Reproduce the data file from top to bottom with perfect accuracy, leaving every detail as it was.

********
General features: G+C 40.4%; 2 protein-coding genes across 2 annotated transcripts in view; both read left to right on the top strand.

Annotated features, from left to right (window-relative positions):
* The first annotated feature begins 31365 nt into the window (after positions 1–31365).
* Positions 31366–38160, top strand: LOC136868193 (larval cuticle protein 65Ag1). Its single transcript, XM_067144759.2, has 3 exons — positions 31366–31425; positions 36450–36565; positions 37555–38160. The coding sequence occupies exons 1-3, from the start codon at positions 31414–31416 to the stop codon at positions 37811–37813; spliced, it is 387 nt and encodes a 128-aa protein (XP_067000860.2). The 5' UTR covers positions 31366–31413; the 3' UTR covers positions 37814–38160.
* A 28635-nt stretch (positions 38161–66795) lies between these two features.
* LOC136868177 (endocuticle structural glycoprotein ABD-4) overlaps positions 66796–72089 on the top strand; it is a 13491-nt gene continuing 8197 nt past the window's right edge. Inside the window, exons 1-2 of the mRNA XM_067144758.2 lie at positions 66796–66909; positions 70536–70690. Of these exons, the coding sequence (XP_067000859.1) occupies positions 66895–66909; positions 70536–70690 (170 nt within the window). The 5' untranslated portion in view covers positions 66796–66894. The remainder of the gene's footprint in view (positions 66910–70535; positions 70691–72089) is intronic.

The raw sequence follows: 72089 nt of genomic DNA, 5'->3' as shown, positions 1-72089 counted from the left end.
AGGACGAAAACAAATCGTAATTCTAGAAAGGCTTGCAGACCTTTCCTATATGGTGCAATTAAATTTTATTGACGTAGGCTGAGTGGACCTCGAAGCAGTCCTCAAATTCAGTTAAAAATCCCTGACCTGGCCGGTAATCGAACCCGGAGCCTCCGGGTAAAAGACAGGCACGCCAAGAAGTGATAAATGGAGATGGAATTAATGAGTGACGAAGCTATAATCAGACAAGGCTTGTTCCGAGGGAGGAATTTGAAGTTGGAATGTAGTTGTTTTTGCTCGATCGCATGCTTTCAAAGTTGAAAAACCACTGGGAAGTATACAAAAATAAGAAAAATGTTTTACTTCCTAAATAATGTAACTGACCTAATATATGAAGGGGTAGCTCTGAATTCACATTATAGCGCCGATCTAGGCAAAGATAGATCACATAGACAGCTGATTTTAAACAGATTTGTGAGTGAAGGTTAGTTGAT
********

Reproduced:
General features: G+C 40.4%; 2 protein-coding genes across 2 annotated transcripts in view; both read left to right on the top strand.

Annotated features, from left to right (window-relative positions):
* The first annotated feature begins 31365 nt into the window (after positions 1–31365).
* Positions 31366–38160, top strand: LOC136868193 (larval cuticle protein 65Ag1). Its single transcript, XM_067144759.2, has 3 exons — positions 31366–31425; positions 36450–36565; positions 37555–38160. The coding sequence occupies exons 1-3, from the start codon at positions 31414–31416 to the stop codon at positions 37811–37813; spliced, it is 387 nt and encodes a 128-aa protein (XP_067000860.2). The 5' UTR covers positions 31366–31413; the 3' UTR covers positions 37814–38160.
* A 28635-nt stretch (positions 38161–66795) lies between these two features.
* LOC136868177 (endocuticle structural glycoprotein ABD-4) overlaps positions 66796–72089 on the top strand; it is a 13491-nt gene continuing 8197 nt past the window's right edge. Inside the window, exons 1-2 of the mRNA XM_067144758.2 lie at positions 66796–66909; positions 70536–70690. Of these exons, the coding sequence (XP_067000859.1) occupies positions 66895–66909; positions 70536–70690 (170 nt within the window). The 5' untranslated portion in view covers positions 66796–66894. The remainder of the gene's footprint in view (positions 66910–70535; positions 70691–72089) is intronic.

The raw sequence follows: 72089 nt of genomic DNA, 5'->3' as shown, positions 1-72089 counted from the left end.
AGGACGAAAACAAATCGTAATTCTAGAAAGGCTTGCAGACCTTTCCTATATGGTGCAATTAAATTTTATTGACGTAGGCTGAGTGGACCTCGAAGCAGTCCTCAAATTCAGTTAAAAATCCCTGACCTGGCCGGTAATCGAACCCGGAGCCTCCGGGTAAAAGACAGGCACGCCAAGAAGTGATAAATGGAGATGGAATTAATGAGTGACGAAGCTATAATCAGACAAGGCTTGTTCCGAGGGAGGAATTTGAAGTTGGAATGTAGTTGTTTTTGCTCGATCGCATGCTTTCAAAGTTGAAAAACCACTGGGAAGTATACAAAAATAAGAAAAATGTTTTACTTCCTAAATAATGTAACTGACCTAATATATGAAGGGGTAGCTCTGAATTCACATTATAGCGCCGATCTAGGCAAAGATAGATCACATAGACAGCTGATTTTAAACAGATTTGTGAGTGAAGGTTAGTTGAT